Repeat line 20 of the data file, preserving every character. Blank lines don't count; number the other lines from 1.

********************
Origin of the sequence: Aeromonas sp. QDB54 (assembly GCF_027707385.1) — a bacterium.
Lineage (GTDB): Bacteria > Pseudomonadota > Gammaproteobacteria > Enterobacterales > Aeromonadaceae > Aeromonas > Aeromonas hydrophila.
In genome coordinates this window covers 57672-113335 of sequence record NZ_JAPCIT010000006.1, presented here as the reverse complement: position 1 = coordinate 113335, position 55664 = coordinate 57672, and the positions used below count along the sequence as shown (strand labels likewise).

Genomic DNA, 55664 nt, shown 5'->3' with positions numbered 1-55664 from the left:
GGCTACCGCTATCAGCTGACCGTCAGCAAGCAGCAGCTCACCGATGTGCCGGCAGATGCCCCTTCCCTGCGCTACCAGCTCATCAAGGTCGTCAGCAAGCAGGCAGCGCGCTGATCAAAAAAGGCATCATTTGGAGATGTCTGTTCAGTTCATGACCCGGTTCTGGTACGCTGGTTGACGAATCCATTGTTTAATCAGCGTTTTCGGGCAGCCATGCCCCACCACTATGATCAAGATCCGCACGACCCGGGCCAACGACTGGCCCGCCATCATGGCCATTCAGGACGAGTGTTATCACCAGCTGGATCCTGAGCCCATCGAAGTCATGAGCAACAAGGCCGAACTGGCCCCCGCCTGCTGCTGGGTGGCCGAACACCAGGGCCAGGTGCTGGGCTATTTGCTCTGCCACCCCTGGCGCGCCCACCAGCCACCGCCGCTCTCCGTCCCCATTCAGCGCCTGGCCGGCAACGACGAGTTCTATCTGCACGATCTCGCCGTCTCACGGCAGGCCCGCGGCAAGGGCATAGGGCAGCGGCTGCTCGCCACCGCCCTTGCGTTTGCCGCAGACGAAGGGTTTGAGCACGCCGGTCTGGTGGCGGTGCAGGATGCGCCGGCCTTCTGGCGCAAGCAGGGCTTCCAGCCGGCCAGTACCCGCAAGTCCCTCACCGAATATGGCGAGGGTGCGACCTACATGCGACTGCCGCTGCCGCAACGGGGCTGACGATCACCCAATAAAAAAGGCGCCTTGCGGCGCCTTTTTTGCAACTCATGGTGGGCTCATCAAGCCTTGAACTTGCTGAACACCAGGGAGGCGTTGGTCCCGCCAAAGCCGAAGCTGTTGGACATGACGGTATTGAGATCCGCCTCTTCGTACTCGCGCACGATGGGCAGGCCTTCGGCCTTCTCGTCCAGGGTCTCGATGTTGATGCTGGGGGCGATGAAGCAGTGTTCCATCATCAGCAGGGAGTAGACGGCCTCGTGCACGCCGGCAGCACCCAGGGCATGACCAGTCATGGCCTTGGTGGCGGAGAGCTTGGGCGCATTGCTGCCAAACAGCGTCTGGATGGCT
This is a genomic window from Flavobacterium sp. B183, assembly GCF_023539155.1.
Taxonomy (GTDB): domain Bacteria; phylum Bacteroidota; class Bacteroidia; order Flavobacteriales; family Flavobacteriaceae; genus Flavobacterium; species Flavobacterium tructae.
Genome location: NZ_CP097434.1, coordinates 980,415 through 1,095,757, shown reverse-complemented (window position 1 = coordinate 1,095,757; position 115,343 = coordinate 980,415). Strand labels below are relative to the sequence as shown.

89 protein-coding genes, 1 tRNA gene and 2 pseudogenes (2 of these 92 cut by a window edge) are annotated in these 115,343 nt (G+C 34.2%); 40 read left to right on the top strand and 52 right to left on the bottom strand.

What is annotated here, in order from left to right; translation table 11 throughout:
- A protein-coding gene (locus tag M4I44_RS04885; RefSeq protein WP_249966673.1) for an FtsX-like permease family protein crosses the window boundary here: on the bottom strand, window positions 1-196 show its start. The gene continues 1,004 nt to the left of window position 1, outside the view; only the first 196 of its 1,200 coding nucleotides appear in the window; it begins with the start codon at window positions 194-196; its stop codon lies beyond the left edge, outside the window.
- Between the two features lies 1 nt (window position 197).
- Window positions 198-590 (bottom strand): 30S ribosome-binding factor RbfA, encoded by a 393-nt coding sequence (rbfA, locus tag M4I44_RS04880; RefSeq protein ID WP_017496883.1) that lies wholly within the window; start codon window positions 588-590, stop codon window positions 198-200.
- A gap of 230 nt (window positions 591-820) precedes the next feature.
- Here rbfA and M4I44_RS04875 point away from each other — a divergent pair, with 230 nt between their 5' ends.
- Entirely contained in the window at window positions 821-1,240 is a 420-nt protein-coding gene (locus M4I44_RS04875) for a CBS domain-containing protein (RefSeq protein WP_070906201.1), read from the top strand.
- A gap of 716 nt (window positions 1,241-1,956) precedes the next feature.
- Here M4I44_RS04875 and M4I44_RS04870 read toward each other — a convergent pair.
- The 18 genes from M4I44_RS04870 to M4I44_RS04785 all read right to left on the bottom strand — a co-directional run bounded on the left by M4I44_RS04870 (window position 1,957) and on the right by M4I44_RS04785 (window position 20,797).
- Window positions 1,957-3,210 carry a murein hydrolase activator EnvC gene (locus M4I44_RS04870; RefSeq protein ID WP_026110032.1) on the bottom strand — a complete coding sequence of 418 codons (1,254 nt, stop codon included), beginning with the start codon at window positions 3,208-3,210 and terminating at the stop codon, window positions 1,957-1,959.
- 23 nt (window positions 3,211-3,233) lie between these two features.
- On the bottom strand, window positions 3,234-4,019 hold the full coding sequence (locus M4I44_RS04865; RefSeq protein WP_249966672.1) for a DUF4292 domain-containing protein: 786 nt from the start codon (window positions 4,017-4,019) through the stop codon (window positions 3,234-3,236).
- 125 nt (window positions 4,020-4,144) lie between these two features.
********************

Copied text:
- Window positions 1,957-3,210 carry a murein hydrolase activator EnvC gene (locus M4I44_RS04870; RefSeq protein ID WP_026110032.1) on the bottom strand — a complete coding sequence of 418 codons (1,254 nt, stop codon included), beginning with the start codon at window positions 3,208-3,210 and terminating at the stop codon, window positions 1,957-1,959.